The surge in pent-up demand that drove high airfares last year appears to have given way to more normal seasonal demand this fall, at least for full-service U.S. carriers.
But how long airfare will remain down relative to the past 18 months is an open and very unclear question.
“It’s really hard to predict whether or not airfare is going to rise drastically or go down drastically,” said Katy Nastro, travel expert for the subscription service Going (formerly Scott’s Cheap Flights), which alerts members to airfare bargains. “But compared to 2022, I don’t believe that we’ll see as dramatic upswings and downswings.”
Budget airfares this fall, defined by Hopper as fares that are lower than 90% of the fare quotes it tracks, are down 9% from last year and 10% from 2019 prices, according to an analysis by the booking app.
And budget domestic airfares, Hopper found, are down 14% and 12%, respectively, for the Thanksgiving and Christmas periods compared with this time last year.
But ARC, which tracks tickets sold via U.S. travel agencies, shows airfare closer to on par with last year. For the week ending Sept. 17, the combined average price of domestic and international leisure airfares settled by ARC was $688 roundtrip, down 3% from a year ago.
The discrepancy between ARC’s data and the data of Hopper, which focuses on low fares, provides context to the disagreement over the state of industry demand that played out among airline executives this month.
At the Morgan Stanley Laguna Conference held Sept. 12 to 14, executives from Alaska, United and Delta offered confident assessments and said that recent drops in airfare are consistent with historical patterns as the summer gives way to the fall shoulder season.
Alaska Airlines CFO Shane Tackett told conference attendees that the carrier is seeing more seasonally normal demand than the strong September of 2022, along with a rebalancing toward domestic flying after this summer’s transatlantic surge.
However, he did say that early September brought weakening for close-in bookings.
“It’s not concerning at all, but it would have been nice to see the close-in demand persist,” Tackett said.
Delta president Glen Hauenstein was even more upbeat.
“People say, ‘When’s revenge travel going to be over?'” he said. “I think it’s got a long way to go. And I think for our customer it will work well through 2024.”
Bulls vs. bears
But while the full-service airlines remain bullish, discount carriers Frontier and Spirit offered bearish demand assessments.
In a regulatory filing this month, Spirit lowered the midpoint of its revenue guidance for the third quarter by $60 million, citing a sudden drop in demand. Similarly, Frontier reported that declining demand and surging fuel costs will lead to a 4% to 7% operating loss for the September quarter, compared to its previous expectation of a 4% to 7% operating profit.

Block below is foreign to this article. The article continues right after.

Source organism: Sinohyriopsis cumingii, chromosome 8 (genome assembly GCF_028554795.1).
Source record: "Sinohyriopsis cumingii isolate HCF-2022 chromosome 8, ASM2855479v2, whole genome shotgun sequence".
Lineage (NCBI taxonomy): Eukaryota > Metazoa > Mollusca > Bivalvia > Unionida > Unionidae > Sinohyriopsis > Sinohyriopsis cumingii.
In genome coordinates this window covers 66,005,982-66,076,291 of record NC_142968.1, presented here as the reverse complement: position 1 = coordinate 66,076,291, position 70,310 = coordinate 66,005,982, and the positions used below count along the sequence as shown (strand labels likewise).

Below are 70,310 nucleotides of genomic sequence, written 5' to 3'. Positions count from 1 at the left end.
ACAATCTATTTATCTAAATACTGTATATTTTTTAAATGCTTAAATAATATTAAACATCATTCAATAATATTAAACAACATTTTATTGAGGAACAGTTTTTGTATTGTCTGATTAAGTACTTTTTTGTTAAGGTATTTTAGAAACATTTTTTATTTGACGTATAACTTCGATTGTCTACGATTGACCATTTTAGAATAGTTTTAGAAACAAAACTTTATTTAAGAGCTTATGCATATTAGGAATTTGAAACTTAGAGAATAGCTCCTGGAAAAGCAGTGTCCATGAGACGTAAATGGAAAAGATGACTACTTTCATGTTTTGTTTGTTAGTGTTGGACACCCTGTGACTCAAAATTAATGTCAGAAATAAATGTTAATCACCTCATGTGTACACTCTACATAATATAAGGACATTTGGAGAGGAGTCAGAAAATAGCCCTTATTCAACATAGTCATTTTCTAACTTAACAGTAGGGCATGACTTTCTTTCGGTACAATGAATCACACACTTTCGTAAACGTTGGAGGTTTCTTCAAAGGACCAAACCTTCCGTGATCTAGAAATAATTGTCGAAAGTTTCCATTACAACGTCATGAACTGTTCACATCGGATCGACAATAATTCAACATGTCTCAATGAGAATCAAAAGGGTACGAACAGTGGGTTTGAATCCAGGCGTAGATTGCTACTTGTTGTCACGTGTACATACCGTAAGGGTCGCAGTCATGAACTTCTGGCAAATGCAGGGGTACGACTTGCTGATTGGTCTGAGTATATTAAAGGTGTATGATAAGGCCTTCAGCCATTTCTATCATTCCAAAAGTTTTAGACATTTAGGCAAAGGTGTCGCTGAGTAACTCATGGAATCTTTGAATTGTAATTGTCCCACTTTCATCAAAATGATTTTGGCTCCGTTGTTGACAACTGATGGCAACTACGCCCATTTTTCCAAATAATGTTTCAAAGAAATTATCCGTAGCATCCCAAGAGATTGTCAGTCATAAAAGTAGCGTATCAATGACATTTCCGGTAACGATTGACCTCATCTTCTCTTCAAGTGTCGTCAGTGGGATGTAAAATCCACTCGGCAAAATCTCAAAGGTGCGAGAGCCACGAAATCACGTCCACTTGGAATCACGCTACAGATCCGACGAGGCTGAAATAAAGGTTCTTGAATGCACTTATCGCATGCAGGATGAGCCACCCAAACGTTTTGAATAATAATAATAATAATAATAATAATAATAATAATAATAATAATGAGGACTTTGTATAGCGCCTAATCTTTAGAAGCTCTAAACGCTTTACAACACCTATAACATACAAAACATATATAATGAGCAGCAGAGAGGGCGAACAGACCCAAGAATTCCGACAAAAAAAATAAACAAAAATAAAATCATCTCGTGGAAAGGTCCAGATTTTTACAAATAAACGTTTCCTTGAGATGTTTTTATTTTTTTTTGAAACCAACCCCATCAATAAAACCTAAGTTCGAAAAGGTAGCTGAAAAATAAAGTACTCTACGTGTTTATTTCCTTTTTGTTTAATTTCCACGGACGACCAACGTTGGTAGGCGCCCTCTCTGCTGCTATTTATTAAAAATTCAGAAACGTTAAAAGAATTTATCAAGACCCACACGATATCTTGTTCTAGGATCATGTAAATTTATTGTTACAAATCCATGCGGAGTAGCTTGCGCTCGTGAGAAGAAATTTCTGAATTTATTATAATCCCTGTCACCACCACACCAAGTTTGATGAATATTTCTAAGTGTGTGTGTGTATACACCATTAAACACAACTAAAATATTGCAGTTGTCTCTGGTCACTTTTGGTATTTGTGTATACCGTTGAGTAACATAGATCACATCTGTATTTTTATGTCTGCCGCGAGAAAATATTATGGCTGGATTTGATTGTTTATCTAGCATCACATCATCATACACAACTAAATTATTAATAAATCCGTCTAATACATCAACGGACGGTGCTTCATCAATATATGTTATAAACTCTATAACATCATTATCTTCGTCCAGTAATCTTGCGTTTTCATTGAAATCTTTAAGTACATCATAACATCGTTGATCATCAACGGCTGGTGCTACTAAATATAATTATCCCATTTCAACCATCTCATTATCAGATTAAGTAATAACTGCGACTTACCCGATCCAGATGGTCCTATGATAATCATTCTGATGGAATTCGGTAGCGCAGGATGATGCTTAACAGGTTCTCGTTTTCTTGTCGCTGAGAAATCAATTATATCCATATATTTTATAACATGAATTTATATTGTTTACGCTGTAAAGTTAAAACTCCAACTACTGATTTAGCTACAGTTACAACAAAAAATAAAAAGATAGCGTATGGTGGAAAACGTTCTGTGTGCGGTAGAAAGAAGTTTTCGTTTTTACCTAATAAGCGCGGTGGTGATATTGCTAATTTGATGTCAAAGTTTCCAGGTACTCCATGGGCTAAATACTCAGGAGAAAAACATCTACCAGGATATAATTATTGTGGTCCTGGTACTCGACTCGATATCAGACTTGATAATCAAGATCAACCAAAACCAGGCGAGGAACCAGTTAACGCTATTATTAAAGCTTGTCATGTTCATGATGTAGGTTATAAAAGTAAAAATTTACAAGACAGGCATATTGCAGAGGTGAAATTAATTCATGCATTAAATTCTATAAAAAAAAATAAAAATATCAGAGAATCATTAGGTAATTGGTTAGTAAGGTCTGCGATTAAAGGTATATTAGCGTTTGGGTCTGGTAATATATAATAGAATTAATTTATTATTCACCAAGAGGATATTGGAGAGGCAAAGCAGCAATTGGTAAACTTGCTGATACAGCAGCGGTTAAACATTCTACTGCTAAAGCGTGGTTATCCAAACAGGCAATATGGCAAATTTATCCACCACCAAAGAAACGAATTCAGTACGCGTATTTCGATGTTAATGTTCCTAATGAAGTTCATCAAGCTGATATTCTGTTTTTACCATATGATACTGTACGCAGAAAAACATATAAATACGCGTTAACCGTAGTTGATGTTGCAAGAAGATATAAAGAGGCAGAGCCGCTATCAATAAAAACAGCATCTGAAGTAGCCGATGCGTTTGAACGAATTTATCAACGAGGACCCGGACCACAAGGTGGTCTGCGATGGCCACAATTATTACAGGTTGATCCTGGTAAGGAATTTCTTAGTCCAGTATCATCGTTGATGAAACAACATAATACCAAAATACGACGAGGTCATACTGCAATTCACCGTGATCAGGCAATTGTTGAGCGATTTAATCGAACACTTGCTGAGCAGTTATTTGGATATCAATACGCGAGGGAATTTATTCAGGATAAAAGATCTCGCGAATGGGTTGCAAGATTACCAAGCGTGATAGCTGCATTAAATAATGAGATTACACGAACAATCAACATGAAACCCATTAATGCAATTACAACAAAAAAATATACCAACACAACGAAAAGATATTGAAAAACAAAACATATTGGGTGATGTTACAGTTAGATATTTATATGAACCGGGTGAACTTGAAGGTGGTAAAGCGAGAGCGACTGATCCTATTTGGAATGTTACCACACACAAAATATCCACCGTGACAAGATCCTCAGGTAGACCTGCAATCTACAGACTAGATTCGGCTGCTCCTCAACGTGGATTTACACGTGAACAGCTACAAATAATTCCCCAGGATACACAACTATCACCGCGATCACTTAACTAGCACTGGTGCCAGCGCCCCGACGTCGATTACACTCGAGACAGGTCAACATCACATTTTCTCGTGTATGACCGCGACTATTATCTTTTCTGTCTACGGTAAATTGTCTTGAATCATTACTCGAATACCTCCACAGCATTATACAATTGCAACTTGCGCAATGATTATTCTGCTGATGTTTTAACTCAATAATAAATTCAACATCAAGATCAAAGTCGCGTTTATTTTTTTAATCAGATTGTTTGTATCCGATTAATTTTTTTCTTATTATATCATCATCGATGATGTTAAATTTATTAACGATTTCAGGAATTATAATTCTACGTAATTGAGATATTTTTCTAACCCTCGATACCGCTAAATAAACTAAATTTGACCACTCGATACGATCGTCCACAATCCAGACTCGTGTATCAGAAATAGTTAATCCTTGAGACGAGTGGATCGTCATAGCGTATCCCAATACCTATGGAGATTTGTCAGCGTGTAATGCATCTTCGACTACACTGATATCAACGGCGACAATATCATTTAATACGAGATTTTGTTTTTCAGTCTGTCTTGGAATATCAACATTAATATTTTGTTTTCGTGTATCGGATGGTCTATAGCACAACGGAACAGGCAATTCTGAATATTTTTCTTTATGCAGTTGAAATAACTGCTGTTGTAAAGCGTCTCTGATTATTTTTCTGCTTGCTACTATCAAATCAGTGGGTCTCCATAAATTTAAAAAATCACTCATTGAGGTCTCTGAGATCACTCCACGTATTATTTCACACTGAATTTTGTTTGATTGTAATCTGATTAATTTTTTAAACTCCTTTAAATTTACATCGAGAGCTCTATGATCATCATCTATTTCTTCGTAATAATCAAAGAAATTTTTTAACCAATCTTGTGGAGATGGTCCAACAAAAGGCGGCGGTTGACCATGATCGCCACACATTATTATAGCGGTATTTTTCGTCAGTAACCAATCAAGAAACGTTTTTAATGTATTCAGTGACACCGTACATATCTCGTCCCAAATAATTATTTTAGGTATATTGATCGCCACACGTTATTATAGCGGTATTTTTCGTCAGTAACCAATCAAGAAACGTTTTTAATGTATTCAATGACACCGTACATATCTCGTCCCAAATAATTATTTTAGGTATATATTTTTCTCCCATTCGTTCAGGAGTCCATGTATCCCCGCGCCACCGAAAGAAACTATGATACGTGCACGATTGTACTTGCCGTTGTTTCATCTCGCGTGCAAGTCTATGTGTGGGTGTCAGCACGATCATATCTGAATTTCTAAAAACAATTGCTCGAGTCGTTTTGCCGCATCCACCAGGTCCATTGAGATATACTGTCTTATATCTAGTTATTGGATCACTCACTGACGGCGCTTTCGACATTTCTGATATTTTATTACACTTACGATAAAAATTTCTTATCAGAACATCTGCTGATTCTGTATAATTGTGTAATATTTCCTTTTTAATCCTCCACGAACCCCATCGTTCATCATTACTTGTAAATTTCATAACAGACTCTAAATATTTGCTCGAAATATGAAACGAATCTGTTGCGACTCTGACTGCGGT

“There is an imbalance between capacity and demand,” Frontier CEO Barry Biffle said of domestic U.S. flying. He also predicted that full-service carriers will soon experience declines, as well.
“If there’s a slowdown, there’s a slowdown. And it impacts everything,” he said.
Hauenstein and United executive Mike Leskinen countered that Frontier and Spirit could be struggling due to their fast growth.
According to the consulting firm Ailevon Pacific, Frontier is scheduled to fly 44% more seats this October than it did in October 2019, and Spirit has 41% more seats scheduled. Meanwhile, American, Alaska and Delta expect to fly slightly fewer seats next month than they did in October 2019, and United is scheduled to be up in seats by 3%.
“Maybe they’re out over their skis a little bit in allowing demand to catch up,” Hauenstein said.
Growth presents challenges
The muddy picture on flight demand makes predicting where airfare will track a challenge. Hopper says it’s fair to assume that domestic ticket prices will remain low through the end of the year. But surging fuel prices have the potential to reverse that trend next year. North American jet fuel prices are up more than 11% this month compared with August, according to IATA, and in early September United reported that the spike had been more than 20% since mid-July.
Still, capacity growth is likely to dent airline pricing power in the coming months, said Bloomberg Intelligence aviation industry analyst George Ferguson. A Bloomberg Intelligence analysis of Cirium data shows that U.S. carriers plan to fly 2.5% more domestic seats this quarter than they did in 2019. Under current schedules, that differential would jump to 10.3% during the first three months of 2024.
Growth such as that would be a challenging scenario for airlines in terms of pricing, acknowledged Alaska’s Tackett.
“If everybody’s current number they are talking about in terms of 2024 growth happens, and there isn’t an upturn in the economy, it’s going to be a tough setup. The math is pretty simple,” he said at the Morgan Stanley conference.
But Tackett also said he expects airlines to dial back their growth plans before 2024 arrives, especially if high fuel costs persist.
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